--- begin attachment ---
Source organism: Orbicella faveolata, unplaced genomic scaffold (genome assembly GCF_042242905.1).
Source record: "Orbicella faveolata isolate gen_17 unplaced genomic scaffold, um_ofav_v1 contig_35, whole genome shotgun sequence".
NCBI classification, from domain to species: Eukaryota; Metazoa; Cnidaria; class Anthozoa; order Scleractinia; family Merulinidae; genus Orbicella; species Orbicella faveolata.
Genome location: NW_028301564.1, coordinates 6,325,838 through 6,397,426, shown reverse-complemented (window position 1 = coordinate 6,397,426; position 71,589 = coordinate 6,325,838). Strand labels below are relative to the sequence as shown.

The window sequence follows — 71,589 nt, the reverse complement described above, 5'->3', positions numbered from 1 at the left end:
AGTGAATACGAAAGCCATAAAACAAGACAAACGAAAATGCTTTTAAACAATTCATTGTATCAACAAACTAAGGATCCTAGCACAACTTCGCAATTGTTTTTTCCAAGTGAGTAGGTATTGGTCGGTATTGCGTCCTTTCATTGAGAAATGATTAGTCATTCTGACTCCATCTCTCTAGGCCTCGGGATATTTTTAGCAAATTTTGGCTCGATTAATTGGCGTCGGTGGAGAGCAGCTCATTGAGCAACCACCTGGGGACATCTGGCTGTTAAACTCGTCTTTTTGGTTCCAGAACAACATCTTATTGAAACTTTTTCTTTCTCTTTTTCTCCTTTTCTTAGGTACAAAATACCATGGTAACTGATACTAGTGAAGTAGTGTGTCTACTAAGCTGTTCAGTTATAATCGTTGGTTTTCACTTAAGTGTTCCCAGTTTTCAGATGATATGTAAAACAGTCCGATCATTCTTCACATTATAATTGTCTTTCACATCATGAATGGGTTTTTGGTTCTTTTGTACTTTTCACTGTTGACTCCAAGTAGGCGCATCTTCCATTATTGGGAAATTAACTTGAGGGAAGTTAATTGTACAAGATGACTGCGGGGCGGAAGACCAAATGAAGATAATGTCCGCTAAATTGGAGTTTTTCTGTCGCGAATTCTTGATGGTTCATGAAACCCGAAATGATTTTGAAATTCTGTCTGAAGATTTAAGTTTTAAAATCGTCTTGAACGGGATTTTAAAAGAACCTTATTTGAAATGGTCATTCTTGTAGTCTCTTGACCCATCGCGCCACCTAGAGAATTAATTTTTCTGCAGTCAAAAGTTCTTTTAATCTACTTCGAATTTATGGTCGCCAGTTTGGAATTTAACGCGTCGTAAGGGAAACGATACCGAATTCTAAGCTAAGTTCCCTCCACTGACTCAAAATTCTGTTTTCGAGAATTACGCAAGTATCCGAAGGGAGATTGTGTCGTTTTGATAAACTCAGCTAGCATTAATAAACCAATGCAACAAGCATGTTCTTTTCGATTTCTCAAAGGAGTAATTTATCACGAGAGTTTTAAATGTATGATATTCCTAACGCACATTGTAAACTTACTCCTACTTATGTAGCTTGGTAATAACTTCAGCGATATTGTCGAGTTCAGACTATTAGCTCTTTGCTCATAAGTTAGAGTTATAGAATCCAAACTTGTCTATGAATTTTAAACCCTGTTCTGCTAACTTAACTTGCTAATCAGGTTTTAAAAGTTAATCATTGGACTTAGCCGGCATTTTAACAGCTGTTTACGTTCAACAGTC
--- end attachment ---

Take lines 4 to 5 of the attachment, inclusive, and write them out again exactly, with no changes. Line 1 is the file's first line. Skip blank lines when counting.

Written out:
Genome location: NW_028301564.1, coordinates 6,325,838 through 6,397,426, shown reverse-complemented (window position 1 = coordinate 6,397,426; position 71,589 = coordinate 6,325,838). Strand labels below are relative to the sequence as shown.

The window sequence follows — 71,589 nt, the reverse complement described above, 5'->3', positions numbered from 1 at the left end: